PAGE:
In matters of peace and war, no one seems satisfied with Congress. Over the last two decades of conflict, and despite its formal powers to declare wars, appropriate funds, and organize the armed forces, Congress mostly deferred to the executive branch and used more of a rhetorical fight than actively shaping American wars. It does not have to be this way.
Members of Congress on both sides of the aisle seek a greater voice on national security matters. Since last year, bipartisan groups condemned the killing of Saudi journalist Jamal Khashoggi, punished Russia for bad behaviors, and sought limitations on American force drawdowns in Syria and South Korea. Congress voted to invoke the War Powers Resolution for the first time, attempting to curtail intervention in Yemen, and this spring passed legislation to require legislative approval for war with Iran.
These cases of renewed activism by members of Congress are striking, but these actual effects have been limited. Presidential vetoes, disputes over renewing authorizations for the use of military force, and the lack of support for legislative oversight mechanisms have all together frustrated many attempts to shape the course of American conflicts. Congress has to continue to pursue legislative means on this matter, but its relatively neglected informal toolkit stands as the likelier path to influence.
By exercising its informal influence, which means everything other than legislating, members of Congress can test intelligence and define likely costs and benefits before declaring wars. They can inject the discussion of various courses of action into the public debate outside conference rooms in the basement of the Pentagon. They can also press to initiate a worthy conflict by changing narratives or avoid unwise ones.
In doing so, they can significantly expand oversight beyond war initiation to include a prevention, preparation, conduct, and termination. Congress should focus on three activities in its oversight toolkit. These activities are obtaining and sharing information, injecting more ideas into the decision making process, and shoring up the foundations of oversight.
Taking steps to gather accurate information is key. High quality hearings that pursue a line of inquiry over time can yield meaningful insights into national security matters. Ongoing executive branch briefings serve to encourage the understanding of risks, threats, authorities, and complex vocabulary across member offices and between legislative and executive branch officials. Sending delegations to war zones and relevant locations can also create valuable opportunities to assess ground truth.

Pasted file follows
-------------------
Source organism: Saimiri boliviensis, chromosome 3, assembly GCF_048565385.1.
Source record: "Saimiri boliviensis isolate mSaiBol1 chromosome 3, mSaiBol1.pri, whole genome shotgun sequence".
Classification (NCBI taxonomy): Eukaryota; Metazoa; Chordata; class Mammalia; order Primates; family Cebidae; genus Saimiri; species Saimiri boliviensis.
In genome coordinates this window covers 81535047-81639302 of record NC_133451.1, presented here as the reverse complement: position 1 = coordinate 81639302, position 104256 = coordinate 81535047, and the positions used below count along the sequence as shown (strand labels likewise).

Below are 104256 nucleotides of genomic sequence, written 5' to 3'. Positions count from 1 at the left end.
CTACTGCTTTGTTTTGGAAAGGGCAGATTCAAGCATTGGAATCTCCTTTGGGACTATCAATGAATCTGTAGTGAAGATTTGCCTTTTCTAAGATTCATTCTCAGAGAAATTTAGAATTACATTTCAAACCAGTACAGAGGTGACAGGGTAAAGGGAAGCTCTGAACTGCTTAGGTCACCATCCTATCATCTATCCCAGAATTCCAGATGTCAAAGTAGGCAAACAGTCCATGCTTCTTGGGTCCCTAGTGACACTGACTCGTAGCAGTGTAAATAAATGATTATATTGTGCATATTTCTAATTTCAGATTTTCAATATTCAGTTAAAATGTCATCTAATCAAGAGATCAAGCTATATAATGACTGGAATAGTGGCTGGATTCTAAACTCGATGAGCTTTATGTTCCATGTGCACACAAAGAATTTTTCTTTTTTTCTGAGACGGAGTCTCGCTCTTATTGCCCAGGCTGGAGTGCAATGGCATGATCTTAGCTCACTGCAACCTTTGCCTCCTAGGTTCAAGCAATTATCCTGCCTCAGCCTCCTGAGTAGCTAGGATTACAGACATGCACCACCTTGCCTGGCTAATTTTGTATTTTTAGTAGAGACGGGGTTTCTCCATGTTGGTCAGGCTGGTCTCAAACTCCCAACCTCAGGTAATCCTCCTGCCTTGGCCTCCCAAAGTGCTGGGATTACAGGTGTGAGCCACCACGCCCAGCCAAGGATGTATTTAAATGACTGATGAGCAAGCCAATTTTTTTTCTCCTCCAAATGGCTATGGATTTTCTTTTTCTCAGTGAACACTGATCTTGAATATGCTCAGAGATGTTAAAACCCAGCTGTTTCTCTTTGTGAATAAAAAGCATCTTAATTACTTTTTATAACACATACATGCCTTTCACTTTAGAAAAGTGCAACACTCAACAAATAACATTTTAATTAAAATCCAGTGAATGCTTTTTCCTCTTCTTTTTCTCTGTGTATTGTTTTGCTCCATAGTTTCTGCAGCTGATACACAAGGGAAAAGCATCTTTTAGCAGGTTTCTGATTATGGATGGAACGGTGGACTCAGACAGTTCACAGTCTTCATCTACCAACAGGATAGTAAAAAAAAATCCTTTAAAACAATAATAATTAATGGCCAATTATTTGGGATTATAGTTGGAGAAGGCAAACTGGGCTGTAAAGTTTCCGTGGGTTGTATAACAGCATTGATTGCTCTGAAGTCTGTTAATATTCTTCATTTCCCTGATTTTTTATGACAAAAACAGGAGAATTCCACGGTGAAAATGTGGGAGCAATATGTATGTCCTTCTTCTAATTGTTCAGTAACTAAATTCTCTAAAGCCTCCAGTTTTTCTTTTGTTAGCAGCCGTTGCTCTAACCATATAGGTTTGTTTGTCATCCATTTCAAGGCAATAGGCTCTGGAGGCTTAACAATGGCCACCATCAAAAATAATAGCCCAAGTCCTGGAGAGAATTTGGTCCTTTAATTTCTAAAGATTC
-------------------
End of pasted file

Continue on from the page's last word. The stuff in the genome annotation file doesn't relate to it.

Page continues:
Convening outside experts, including those critical of existing policy, gives members alternatives to prevailing narratives and assessments, notably when the executive branch is slow to respond. Committees can launch investigations of aspects of a conflict, its costs and impacts, or operational decisions. Members can also send letters to agencies, meet foreign officials, and consume intelligence. While the executive branch has advantages in information and establishing narratives, Congress has real strengths in convening alternative sources of information.
Congress should actively inject ideas into the decision making process. Members are better positioned than most to drive media coverage and express dissent. When made part of a campaign, members can use floor statements, press releases, hearing remarks, and other opportunities to shape policy and the debate where it is crafted. Whether in editorials or cable news interviews, members of Congress can act like Washington reporters for local media and elite signalers in national media.
This is best done when the foundations of national security oversight are strong. The key is to build trust in relationships between members, their staffs, and the agencies that they oversee. The complex national security environment, which cuts across the committee jurisdictions in Congress, demands a continuous and collegial practice of oversight duties.
Much focus on Capitol Hill revolves around ending the “forever wars” in order to devote attention and resources to other issues like great power competition and needs at home. Yet history suggests the United States will remain in the military intervention business in some form for a while. With that reality comes the need to differentiate between contingencies, test prevailing assumptions, oversee ongoing operations, and constantly improve the ability of American forces to attain the national objectives. Congress has a vital role to play in this. By better deploying its informal toolkit, it will better wage the policy battles that overlay the fights.
Congress can question existing military and political strategies and test assessments about the battle. Members can form ground perspectives, offer alternative approaches, and encourage allied involvement. Perhaps most important, they can lobby for needed change of course, elevate the voices of stakeholders set aside by the executive branch, push for an end to failing wars, or disincentive a dangerous troop withdrawal. Moreover, members of Congress can do all of this without taking a single vote.
Richard Fontaine is the chief executive officer and Loren Schulman is an adjunct senior fellow at Center for a New American Security. They have authored a recent report on the power of Congress in decisions of war.